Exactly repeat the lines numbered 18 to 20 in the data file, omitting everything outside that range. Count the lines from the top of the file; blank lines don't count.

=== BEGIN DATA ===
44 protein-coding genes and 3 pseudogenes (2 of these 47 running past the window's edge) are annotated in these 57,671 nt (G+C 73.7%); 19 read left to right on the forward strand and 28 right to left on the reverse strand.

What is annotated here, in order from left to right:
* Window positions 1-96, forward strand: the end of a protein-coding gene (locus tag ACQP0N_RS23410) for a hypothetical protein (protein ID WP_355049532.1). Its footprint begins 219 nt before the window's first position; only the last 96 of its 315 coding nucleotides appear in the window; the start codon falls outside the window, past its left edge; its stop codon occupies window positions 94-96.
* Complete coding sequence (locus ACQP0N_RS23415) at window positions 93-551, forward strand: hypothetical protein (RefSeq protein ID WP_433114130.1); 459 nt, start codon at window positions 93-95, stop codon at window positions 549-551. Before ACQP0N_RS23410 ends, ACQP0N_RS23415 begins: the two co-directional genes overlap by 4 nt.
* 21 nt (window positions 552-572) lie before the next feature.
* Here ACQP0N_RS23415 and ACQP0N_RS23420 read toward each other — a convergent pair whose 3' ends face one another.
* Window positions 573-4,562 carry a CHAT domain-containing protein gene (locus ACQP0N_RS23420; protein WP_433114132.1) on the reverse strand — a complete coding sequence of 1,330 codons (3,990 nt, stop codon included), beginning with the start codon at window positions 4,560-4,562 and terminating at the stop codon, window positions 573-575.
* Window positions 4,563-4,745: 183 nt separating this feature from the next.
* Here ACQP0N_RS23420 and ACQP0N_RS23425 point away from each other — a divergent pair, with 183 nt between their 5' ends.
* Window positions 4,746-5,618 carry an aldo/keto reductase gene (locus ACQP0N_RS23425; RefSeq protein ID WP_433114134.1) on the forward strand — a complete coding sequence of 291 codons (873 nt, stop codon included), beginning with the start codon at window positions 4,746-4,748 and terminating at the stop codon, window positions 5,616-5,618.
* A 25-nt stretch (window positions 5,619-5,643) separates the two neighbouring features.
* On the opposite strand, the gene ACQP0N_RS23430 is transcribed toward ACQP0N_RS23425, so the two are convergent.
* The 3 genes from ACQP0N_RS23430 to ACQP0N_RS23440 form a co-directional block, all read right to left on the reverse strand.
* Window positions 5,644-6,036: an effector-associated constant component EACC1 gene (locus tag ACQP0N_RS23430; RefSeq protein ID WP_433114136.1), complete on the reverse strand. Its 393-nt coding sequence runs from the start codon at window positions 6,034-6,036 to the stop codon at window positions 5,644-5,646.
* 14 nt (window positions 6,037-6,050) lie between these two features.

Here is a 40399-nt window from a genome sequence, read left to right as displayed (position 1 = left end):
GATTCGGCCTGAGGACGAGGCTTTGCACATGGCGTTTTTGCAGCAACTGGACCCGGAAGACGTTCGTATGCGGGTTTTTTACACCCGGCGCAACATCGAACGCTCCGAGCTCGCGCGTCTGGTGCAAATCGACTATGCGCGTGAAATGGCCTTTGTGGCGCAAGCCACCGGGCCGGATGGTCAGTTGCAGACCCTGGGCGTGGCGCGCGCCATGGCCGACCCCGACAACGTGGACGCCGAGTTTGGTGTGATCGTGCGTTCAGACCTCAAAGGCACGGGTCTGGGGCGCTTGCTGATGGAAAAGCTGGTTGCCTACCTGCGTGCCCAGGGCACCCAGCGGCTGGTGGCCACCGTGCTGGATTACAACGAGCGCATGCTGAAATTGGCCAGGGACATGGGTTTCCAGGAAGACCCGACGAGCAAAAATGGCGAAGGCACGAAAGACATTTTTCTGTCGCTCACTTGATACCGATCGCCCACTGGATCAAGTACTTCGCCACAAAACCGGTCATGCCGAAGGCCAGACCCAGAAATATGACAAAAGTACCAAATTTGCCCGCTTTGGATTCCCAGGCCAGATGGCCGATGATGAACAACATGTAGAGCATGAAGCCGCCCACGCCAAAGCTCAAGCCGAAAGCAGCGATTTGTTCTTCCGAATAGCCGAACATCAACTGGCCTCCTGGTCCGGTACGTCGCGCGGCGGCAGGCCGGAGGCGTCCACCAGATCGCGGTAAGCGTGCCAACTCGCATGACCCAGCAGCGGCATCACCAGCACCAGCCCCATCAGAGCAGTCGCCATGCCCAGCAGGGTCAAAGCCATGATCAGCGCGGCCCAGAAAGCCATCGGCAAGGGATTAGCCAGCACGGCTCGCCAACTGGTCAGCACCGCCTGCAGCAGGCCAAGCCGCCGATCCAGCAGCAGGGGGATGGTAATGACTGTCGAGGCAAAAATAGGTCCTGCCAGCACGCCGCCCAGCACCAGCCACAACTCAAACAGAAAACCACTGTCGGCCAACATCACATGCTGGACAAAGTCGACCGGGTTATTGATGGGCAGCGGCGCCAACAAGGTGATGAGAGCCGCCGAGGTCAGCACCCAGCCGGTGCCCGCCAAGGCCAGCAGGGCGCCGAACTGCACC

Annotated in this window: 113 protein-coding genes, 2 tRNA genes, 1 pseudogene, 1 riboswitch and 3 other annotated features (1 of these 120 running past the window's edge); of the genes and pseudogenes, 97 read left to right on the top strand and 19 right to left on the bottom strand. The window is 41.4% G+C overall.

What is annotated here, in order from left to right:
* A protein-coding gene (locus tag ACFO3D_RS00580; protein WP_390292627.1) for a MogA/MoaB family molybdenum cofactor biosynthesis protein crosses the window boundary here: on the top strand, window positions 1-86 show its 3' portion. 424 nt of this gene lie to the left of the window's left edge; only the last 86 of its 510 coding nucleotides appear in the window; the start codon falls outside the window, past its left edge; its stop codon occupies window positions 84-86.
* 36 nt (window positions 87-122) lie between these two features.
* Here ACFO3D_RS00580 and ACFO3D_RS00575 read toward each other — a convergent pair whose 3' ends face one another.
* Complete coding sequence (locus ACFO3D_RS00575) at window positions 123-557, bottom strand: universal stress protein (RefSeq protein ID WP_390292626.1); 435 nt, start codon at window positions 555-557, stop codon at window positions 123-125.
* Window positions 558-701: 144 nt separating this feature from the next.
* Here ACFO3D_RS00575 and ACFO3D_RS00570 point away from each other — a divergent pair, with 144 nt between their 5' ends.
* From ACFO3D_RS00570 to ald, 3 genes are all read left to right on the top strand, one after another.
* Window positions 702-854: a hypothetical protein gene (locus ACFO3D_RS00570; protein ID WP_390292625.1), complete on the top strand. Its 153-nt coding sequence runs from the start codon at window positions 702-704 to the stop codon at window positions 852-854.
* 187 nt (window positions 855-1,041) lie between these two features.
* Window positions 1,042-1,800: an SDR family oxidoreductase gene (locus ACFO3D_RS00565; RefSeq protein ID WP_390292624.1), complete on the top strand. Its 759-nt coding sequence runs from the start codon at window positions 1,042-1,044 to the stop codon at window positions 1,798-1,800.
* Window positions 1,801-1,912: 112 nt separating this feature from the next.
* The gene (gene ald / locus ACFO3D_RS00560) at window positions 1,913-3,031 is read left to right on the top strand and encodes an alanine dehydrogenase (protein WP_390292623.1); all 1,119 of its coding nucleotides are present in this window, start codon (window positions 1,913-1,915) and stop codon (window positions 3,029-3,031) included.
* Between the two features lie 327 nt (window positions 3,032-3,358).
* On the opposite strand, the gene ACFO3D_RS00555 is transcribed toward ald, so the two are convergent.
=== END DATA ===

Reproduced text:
Annotated in this window: 113 protein-coding genes, 2 tRNA genes, 1 pseudogene, 1 riboswitch and 3 other annotated features (1 of these 120 running past the window's edge); of the genes and pseudogenes, 97 read left to right on the top strand and 19 right to left on the bottom strand. The window is 41.4% G+C overall.

What is annotated here, in order from left to right:
* A protein-coding gene (locus tag ACFO3D_RS00580; protein WP_390292627.1) for a MogA/MoaB family molybdenum cofactor biosynthesis protein crosses the window boundary here: on the top strand, window positions 1-86 show its 3' portion. 424 nt of this gene lie to the left of the window's left edge; only the last 86 of its 510 coding nucleotides appear in the window; the start codon falls outside the window, past its left edge; its stop codon occupies window positions 84-86.